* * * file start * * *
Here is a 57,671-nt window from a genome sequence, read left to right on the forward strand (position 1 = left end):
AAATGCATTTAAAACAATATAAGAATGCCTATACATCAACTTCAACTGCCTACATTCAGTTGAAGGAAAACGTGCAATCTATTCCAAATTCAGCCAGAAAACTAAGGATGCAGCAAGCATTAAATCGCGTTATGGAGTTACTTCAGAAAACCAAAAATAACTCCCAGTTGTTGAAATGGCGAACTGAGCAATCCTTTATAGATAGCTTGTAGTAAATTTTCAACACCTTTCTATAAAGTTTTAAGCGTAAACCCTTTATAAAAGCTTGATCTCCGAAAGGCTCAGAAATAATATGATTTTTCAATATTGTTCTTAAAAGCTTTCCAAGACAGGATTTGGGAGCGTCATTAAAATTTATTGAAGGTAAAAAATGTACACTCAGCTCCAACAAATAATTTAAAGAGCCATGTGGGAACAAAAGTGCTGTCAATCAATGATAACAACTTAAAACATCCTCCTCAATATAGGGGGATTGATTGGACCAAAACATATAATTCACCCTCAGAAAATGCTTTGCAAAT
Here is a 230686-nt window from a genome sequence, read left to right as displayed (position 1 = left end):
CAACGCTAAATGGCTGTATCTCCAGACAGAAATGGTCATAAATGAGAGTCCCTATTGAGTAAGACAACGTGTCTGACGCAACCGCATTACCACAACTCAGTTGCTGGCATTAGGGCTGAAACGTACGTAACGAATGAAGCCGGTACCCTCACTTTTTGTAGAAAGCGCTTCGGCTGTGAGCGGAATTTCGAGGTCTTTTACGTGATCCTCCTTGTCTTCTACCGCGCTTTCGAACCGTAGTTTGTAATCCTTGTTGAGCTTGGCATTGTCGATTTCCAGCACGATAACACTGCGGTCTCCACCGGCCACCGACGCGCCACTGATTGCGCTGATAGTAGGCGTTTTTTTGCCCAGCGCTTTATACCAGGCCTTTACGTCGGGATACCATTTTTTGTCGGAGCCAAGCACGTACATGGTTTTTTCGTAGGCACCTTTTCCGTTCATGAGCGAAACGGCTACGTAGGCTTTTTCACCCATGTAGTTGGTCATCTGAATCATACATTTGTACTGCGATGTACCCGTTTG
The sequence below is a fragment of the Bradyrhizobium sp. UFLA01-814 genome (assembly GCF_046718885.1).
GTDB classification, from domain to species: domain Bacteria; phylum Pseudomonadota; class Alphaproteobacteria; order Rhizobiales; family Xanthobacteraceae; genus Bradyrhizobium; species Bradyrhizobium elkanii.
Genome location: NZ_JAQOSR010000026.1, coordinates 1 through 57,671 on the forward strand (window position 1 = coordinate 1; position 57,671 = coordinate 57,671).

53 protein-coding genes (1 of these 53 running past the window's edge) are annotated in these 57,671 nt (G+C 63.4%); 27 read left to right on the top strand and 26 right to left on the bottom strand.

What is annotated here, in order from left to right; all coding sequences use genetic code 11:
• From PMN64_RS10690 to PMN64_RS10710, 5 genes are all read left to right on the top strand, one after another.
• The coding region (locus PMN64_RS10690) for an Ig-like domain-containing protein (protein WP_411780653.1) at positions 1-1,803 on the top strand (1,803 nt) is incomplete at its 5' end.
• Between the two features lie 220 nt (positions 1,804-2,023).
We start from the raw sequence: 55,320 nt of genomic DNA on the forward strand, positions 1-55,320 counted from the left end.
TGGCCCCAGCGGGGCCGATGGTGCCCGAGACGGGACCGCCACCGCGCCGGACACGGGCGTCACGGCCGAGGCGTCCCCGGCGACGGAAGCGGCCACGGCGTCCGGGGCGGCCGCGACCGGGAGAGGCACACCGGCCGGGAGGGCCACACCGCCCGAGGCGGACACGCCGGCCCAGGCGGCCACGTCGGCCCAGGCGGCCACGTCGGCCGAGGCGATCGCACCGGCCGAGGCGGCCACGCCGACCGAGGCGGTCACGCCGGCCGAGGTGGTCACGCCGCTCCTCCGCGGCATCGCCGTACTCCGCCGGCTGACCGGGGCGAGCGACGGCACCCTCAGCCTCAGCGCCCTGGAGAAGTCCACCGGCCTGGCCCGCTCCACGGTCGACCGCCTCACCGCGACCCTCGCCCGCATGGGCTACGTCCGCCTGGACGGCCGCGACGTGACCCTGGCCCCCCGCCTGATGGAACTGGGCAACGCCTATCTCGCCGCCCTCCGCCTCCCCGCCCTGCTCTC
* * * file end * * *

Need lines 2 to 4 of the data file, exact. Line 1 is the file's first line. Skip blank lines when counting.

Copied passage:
AAATGCATTTAAAACAATATAAGAATGCCTATACATCAACTTCAACTGCCTACATTCAGTTGAAGGAAAACGTGCAATCTATTCCAAATTCAGCCAGAAAACTAAGGATGCAGCAAGCATTAAATCGCGTTATGGAGTTACTTCAGAAAACCAAAAATAACTCCCAGTTGTTGAAATGGCGAACTGAGCAATCCTTTATAGATAGCTTGTAGTAAATTTTCAACACCTTTCTATAAAGTTTTAAGCGTAAACCCTTTATAAAAGCTTGATCTCCGAAAGGCTCAGAAATAATATGATTTTTCAATATTGTTCTTAAAAGCTTTCCAAGACAGGATTTGGGAGCGTCATTAAAATTTATTGAAGGTAAAAAATGTACACTCAGCTCCAACAAATAATTTAAAGAGCCATGTGGGAACAAAAGTGCTGTCAATCAATGATAACAACTTAAAACATCCTCCTCAATATAGGGGGATTGATTGGACCAAAACATATAATTCACCCTCAGAAAATGCTTTGCAAAT
Here is a 230686-nt window from a genome sequence, read left to right as displayed (position 1 = left end):
CAACGCTAAATGGCTGTATCTCCAGACAGAAATGGTCATAAATGAGAGTCCCTATTGAGTAAGACAACGTGTCTGACGCAACCGCATTACCACAACTCAGTTGCTGGCATTAGGGCTGAAACGTACGTAACGAATGAAGCCGGTACCCTCACTTTTTGTAGAAAGCGCTTCGGCTGTGAGCGGAATTTCGAGGTCTTTTACGTGATCCTCCTTGTCTTCTACCGCGCTTTCGAACCGTAGTTTGTAATCCTTGTTGAGCTTGGCATTGTCGATTTCCAGCACGATAACACTGCGGTCTCCACCGGCCACCGACGCGCCACTGATTGCGCTGATAGTAGGCGTTTTTTTGCCCAGCGCTTTATACCAGGCCTTTACGTCGGGATACCATTTTTTGTCGGAGCCAAGCACGTACATGGTTTTTTCGTAGGCACCTTTTCCGTTCATGAGCGAAACGGCTACGTAGGCTTTTTCACCCATGTAGTTGGTCATCTGAATCATACATTTGTACTGCGATGTACCCGTTTG